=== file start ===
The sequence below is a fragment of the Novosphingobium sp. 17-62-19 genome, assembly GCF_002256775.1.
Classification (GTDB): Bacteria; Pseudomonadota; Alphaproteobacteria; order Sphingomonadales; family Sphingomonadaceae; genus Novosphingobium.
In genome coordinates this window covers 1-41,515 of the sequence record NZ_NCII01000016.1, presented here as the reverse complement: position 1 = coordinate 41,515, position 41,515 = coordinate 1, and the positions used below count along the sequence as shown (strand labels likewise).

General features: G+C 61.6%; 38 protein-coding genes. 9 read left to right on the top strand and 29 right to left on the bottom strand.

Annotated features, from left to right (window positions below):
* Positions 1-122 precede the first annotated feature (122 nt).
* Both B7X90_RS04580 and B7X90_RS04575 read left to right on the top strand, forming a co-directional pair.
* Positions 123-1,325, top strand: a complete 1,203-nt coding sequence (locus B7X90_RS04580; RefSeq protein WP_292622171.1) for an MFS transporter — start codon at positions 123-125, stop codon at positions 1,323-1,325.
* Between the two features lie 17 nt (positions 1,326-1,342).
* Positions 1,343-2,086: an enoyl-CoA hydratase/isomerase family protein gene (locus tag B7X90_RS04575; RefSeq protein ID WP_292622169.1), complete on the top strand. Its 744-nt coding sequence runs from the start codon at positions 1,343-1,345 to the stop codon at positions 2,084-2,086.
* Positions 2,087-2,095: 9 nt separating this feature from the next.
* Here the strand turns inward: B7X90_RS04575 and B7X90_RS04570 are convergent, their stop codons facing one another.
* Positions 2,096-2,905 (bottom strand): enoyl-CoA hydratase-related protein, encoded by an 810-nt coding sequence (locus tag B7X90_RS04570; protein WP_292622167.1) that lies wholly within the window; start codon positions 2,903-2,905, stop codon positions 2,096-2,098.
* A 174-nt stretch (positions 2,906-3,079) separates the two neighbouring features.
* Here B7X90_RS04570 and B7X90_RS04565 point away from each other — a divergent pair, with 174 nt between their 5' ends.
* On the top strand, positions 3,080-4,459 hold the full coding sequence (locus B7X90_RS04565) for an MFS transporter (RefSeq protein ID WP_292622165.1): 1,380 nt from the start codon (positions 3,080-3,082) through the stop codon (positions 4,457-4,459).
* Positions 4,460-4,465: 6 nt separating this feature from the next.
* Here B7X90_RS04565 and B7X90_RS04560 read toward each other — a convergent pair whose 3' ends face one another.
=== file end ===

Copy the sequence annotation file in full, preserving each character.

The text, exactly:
The sequence below is a fragment of the Novosphingobium sp. 17-62-19 genome, assembly GCF_002256775.1.
Classification (GTDB): Bacteria; Pseudomonadota; Alphaproteobacteria; order Sphingomonadales; family Sphingomonadaceae; genus Novosphingobium.
In genome coordinates this window covers 1-41,515 of the sequence record NZ_NCII01000016.1, presented here as the reverse complement: position 1 = coordinate 41,515, position 41,515 = coordinate 1, and the positions used below count along the sequence as shown (strand labels likewise).

General features: G+C 61.6%; 38 protein-coding genes. 9 read left to right on the top strand and 29 right to left on the bottom strand.

Annotated features, from left to right (window positions below):
* Positions 1-122 precede the first annotated feature (122 nt).
* Both B7X90_RS04580 and B7X90_RS04575 read left to right on the top strand, forming a co-directional pair.
* Positions 123-1,325, top strand: a complete 1,203-nt coding sequence (locus B7X90_RS04580; RefSeq protein WP_292622171.1) for an MFS transporter — start codon at positions 123-125, stop codon at positions 1,323-1,325.
* Between the two features lie 17 nt (positions 1,326-1,342).
* Positions 1,343-2,086: an enoyl-CoA hydratase/isomerase family protein gene (locus tag B7X90_RS04575; RefSeq protein ID WP_292622169.1), complete on the top strand. Its 744-nt coding sequence runs from the start codon at positions 1,343-1,345 to the stop codon at positions 2,084-2,086.
* Positions 2,087-2,095: 9 nt separating this feature from the next.
* Here the strand turns inward: B7X90_RS04575 and B7X90_RS04570 are convergent, their stop codons facing one another.
* Positions 2,096-2,905 (bottom strand): enoyl-CoA hydratase-related protein, encoded by an 810-nt coding sequence (locus tag B7X90_RS04570; protein WP_292622167.1) that lies wholly within the window; start codon positions 2,903-2,905, stop codon positions 2,096-2,098.
* A 174-nt stretch (positions 2,906-3,079) separates the two neighbouring features.
* Here B7X90_RS04570 and B7X90_RS04565 point away from each other — a divergent pair, with 174 nt between their 5' ends.
* On the top strand, positions 3,080-4,459 hold the full coding sequence (locus B7X90_RS04565) for an MFS transporter (RefSeq protein ID WP_292622165.1): 1,380 nt from the start codon (positions 3,080-3,082) through the stop codon (positions 4,457-4,459).
* Positions 4,460-4,465: 6 nt separating this feature from the next.
* Here B7X90_RS04565 and B7X90_RS04560 read toward each other — a convergent pair whose 3' ends face one another.